In honourable relationship, we act in ways that allow ourselves, and others to maintain personal dignity. When pride becomes the dominating factor in a relationship, we may well lose the honesty and respect that honour depends on.

No Princess

Most little girls want to be princesses. I didn’t. I can remember being a small girl, and rather horrified by the idea of aspiring to be a spoiled brat who gets married off to some prince where that’s supposed to be your life. I wanted to be Peter Pan, or Maid Marion. I wanted to have adventures, and aside from sitting round waiting to get rescued, princesses were the object of the quest, not the person on it. What troubled me most was the knowledge that princesses have servants to do everything for them. Even as a child, it seemed to me that wasn’t luxury, but a loss of freedom.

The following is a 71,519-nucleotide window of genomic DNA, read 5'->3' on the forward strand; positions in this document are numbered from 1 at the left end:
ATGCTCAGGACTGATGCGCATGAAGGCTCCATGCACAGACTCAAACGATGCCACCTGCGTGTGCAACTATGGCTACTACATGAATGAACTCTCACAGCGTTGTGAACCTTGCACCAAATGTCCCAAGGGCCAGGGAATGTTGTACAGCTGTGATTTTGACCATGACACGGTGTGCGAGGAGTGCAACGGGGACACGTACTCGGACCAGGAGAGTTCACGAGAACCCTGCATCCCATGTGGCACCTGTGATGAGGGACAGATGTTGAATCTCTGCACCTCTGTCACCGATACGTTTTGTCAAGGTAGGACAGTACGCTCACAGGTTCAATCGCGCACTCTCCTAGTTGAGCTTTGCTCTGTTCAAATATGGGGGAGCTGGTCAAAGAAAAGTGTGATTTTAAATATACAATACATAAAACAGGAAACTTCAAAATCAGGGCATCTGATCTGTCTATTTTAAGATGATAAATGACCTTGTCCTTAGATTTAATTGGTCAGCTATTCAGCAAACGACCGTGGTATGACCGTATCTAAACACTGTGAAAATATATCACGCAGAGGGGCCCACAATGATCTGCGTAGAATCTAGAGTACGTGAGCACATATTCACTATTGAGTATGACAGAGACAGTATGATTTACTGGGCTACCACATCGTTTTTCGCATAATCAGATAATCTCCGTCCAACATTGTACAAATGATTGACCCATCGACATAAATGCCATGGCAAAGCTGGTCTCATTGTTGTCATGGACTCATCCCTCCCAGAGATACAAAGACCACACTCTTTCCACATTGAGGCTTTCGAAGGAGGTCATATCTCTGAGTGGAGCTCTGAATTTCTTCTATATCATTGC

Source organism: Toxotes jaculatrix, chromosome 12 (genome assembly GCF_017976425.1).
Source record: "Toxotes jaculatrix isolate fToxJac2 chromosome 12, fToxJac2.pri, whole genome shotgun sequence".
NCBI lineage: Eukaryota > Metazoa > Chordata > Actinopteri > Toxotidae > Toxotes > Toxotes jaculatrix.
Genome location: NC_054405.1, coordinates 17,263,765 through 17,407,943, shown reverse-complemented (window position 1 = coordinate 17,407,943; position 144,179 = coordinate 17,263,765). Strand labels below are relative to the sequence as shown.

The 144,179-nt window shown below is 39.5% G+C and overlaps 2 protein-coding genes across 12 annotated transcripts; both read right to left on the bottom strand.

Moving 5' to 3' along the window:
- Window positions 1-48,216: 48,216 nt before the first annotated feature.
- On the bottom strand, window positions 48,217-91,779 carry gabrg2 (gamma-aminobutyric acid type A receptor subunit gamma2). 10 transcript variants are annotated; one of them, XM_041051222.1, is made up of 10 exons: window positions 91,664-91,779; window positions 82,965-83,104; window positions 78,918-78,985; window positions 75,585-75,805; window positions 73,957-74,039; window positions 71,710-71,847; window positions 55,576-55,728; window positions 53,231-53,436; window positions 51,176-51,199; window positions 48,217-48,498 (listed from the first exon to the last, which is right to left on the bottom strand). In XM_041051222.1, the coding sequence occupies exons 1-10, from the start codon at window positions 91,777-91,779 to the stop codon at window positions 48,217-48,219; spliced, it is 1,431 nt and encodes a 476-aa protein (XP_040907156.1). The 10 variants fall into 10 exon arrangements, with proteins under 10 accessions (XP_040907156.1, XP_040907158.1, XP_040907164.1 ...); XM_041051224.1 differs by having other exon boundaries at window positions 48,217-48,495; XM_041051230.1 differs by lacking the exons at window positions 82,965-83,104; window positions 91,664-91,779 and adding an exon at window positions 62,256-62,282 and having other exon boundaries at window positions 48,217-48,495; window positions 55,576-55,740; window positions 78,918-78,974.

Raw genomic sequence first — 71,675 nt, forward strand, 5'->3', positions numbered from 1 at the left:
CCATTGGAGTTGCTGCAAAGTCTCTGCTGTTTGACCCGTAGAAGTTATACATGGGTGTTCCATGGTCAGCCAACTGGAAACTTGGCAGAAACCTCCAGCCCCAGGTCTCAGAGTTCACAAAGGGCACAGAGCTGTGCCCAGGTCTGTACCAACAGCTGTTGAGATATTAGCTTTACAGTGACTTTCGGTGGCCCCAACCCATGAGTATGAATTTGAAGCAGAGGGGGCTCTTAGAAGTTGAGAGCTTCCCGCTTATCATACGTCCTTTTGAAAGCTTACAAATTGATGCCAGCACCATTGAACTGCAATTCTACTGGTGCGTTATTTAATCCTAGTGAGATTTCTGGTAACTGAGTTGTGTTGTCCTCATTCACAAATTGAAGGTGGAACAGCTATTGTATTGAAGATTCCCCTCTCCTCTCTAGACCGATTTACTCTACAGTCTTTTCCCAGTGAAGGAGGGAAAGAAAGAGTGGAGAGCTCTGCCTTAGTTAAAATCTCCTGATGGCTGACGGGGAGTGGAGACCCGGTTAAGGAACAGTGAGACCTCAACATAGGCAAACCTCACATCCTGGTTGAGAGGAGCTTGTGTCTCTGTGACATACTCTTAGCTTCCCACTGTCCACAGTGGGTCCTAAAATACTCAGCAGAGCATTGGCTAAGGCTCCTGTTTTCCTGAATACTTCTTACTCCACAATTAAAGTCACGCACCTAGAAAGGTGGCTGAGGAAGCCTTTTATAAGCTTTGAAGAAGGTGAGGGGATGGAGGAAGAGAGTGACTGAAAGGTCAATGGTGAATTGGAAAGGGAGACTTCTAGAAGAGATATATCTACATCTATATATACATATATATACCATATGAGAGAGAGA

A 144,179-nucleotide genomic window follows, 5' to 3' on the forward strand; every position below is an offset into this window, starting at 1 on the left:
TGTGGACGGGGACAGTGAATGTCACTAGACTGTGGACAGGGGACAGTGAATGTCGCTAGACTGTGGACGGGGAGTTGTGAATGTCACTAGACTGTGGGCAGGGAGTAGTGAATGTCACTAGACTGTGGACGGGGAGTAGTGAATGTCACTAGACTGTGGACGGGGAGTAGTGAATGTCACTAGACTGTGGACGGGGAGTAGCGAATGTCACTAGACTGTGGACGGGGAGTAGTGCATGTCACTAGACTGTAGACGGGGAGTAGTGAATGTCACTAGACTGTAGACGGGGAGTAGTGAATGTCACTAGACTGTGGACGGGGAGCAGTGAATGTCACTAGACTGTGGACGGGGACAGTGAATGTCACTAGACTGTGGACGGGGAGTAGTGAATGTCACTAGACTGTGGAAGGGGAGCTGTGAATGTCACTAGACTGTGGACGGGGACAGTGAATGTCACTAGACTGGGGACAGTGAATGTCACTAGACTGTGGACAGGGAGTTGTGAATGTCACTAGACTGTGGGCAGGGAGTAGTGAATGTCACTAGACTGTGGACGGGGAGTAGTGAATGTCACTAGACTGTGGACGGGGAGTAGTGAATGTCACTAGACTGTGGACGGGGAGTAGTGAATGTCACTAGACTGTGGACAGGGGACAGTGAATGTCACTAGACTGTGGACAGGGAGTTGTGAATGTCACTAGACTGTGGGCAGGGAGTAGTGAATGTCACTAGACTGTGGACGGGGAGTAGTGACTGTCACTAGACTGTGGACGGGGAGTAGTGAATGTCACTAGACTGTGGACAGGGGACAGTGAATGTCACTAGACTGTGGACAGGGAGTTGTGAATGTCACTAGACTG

The kind of power and influence money brings has an unreality to it. The more we seek to ‘free ourselves from drudgery’ the more removed we become from the simple reality of existing, and there is much to miss out on. Yes, we can own things by buying them, but that is a hollow possession and nothing compared to the kind of ownership that comes from doing. There is a reality to taking care of things, to cleaning, mending, hanging washing on the line. If Harper Collins decide to offer me an obscene advance for my work, I’m still going to be doing my own cleaning and taking care, because it grounds me, and I know it is good for the soul.